A night-time view of Wall Street and the New York Stock Exchange
American bourses open between 9.30am and 4pm in New York, yet most of the gains actually accrue in the sparser, more informal after-market trading, according to a study by the New York Federal Reserve © Sean Pavone/Dreamstime

The “witching hour” was long said to be the time of night where demons, ghosts, ghouls and witches were at their most powerful. It turns out that it is also when the US stock market is at its mightiest.

American bourses officially open between 9.30am and 4pm in New York, yet weirdly most of the gains actually accrue in the sparser, more informal after-market trading that happens on various electronic exchanges, according to a study by the New York Federal Reserve. Early morning returns, on the other hand, tend to be negative. The phenomenon has long puzzled many analysts.

It gets weirder. Research by Bruce Knuteson, a former quantitative analyst at the hedge fund DE Shaw, indicates that “overnight drift” and “intraday reversal” also happens in international markets, from Japan to Norway. Knuteson also has a far more controversial, conspiratorial interpretation of the pattern than other researchers who have probed it over the years. He reckons that it is caused by systematic market manipulation on a Herculean scale by some quantitative hedge funds.

Line chart of Cumulative returns (%) showing Stocks work best at night

Here is how Knuteson thinks it works. “Quant” funds that use algorithmic or systemic strategies take advantage of the bigger impact that trades can have when markets are closed and liquidity is thinner. They aggressively buy shares they already own, driving their price higher.

Then, as markets open and trading conditions improve, they can gradually ditch the purchases without undoing all of their earlier impact. By the end of the day, Knuteson says they should be left with a slightly higher-valued portfolio. Systematically doing this, day-in-day-out, would produce the pattern of overnight gains and gentle intraday declines, he argues.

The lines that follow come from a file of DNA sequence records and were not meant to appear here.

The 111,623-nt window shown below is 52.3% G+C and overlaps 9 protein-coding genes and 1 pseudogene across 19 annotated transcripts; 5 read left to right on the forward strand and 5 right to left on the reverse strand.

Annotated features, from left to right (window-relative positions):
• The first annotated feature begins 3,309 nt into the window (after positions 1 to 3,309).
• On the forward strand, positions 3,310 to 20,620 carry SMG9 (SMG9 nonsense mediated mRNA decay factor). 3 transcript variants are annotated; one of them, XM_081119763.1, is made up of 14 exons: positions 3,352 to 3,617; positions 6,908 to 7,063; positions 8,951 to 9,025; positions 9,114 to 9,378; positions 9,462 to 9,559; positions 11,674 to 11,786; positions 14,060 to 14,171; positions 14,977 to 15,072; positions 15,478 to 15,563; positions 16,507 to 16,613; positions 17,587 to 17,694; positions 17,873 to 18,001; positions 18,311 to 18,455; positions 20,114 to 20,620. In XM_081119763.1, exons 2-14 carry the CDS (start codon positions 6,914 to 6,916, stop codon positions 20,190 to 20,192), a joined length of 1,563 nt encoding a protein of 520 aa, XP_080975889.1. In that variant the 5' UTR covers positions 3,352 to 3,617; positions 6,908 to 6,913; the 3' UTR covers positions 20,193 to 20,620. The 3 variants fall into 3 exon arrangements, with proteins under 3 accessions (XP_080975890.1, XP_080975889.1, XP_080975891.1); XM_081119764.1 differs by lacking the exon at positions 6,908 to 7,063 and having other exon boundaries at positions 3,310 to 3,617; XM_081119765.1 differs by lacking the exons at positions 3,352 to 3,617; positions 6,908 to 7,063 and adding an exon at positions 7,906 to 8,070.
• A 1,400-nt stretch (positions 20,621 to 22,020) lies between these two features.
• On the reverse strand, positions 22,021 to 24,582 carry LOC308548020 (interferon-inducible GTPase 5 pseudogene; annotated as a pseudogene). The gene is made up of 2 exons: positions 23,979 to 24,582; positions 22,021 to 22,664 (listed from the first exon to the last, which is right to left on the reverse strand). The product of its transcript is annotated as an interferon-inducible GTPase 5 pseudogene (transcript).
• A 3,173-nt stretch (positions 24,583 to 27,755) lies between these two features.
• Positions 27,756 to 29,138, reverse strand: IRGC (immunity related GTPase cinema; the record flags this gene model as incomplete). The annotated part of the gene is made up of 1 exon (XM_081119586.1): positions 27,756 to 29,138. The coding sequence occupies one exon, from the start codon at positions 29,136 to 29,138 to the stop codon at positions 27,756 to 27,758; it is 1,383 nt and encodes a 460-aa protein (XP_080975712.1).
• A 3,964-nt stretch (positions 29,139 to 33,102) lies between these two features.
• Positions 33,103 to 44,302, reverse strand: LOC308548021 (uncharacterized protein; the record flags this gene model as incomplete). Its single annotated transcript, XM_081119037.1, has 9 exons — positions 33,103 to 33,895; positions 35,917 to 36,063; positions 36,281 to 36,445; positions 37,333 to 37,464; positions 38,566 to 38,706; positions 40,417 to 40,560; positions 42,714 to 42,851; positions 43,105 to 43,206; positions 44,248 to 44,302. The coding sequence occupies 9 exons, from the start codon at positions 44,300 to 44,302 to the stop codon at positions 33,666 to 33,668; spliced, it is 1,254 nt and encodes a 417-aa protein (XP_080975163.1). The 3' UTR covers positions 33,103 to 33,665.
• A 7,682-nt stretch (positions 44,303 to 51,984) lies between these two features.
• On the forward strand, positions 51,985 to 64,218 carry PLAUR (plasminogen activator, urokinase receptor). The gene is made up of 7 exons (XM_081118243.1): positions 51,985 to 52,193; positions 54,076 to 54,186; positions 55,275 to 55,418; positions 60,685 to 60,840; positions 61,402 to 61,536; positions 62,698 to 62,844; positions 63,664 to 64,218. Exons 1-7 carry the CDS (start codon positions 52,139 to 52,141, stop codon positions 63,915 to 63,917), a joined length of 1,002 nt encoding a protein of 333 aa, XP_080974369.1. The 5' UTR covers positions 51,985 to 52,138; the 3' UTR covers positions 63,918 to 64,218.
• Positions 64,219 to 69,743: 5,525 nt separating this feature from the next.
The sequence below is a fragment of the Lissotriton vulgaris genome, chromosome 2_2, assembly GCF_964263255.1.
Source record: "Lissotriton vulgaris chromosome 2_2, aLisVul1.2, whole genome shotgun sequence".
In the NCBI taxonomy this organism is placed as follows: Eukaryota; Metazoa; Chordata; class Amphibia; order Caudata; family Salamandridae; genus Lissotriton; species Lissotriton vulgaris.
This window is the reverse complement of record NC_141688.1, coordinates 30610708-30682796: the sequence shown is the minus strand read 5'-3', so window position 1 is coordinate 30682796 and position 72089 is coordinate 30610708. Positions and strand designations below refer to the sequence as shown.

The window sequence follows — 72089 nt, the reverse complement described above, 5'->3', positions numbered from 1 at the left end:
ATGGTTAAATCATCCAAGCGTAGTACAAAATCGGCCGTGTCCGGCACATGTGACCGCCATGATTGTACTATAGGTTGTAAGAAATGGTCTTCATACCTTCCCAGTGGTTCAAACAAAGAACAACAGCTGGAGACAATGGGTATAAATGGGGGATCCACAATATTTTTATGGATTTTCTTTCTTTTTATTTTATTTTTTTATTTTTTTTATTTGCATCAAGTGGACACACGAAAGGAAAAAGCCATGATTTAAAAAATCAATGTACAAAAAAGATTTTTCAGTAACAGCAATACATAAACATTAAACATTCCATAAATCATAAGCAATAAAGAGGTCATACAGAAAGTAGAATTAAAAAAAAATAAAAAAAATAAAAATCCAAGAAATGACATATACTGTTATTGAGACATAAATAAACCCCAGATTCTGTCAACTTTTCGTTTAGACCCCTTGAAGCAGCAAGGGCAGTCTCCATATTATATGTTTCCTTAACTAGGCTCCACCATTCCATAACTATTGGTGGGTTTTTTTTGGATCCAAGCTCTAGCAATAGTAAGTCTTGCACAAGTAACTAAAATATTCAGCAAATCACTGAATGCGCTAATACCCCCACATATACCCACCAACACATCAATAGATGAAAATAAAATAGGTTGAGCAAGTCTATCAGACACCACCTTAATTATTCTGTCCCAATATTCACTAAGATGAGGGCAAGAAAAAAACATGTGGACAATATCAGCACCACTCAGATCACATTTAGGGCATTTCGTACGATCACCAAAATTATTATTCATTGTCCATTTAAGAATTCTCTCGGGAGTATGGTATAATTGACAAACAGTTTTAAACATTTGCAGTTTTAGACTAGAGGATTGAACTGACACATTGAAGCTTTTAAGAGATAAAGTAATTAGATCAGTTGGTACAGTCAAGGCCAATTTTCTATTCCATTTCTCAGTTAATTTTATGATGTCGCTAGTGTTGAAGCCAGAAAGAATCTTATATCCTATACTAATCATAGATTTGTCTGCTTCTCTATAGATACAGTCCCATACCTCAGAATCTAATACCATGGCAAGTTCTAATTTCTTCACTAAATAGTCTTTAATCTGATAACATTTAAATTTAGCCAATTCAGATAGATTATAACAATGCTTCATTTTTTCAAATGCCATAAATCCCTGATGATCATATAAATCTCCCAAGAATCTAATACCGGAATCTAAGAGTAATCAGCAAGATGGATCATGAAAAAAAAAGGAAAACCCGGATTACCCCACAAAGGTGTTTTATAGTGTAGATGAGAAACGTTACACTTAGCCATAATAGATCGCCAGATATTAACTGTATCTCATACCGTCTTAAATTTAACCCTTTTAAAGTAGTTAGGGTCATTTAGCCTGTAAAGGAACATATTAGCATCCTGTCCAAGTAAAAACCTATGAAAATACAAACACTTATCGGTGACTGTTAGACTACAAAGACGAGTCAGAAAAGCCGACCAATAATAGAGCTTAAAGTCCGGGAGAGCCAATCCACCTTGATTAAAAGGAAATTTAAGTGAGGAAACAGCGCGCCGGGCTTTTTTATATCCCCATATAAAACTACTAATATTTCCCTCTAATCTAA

Given his DE Shaw background, Knuteson’s theory is certainly more intriguing than the usual conspiracy theories that clog up the internet. DE Shaw declined to comment. But how plausible is it? Not very.

First, the US stock market is only officially open for a fraction of the hours in a day. But you can in practice trade equities around the clock. George Pearkes at Bespoke Investment Group has calculated that if one adjusts for the different lengths of trading windows, then average intraday and overnight returns are not that dissimilar.

Second, a New York Federal Reserve study of S&P 500 futures patterns showed that returns actually spike most notably between 2am and 3am in New York. Tellingly, this is roughly when European traders get to work, and not what Knuteson’s theory would suggest.

Third, a quarter of US corporate earnings releases are published right after the market closes, and another 60 per cent before trading starts in the morning. Most companies tend to beat estimates and therefore enjoy subsequent price spikes in the overnight trading session, helping explain the phenomenon.

US stocks enjoy upward drift when European traders get to work

There are many other technical factors that probably play a big role, such as derivatives or index funds buying in the closing auction. Quants scoff at Knuteson’s theory, arguing that the costs of trading and insuring against any disastrous tumbles while the portfolio is bloated would almost certainly gobble up any gains from such a strategy anyway.

And the idea that big hedge funds could systematically manipulate markets on a stunning scale over several decades and across multiple countries without a single regulator, trading firm or money manager noticing defies belief.

Of course, these explanations don’t satisfy Knuteson. He suggests regulators are either incompetent and unable to discern even the obvious market footprint this trading would leave, or consciously turning a blind eye because people like stock markets going up.

Over the years he tried to convince some journalists to write about his paper and when they mostly declined he started publishing his anonymised correspondence with them (including me) in a paper he titled “They Chose to Not Tell You”. Earlier this month he published a sequel catchily called “They Still Haven’t Told You, again excoriating hapless regulators and journalists. “Their callously self-interested, intellectually dishonest and cowardly contribution continues,” he wrote.

Given my scepticism, why even write about this? Partly to let others make up their minds. But mostly to show how markets, in their infinite madness, can produce all sorts of delightfully weird anomalies caused by under-appreciated, often boring technical factors, most of which are in practice impossible to exploit but can lead to all sorts of fantastical theories.


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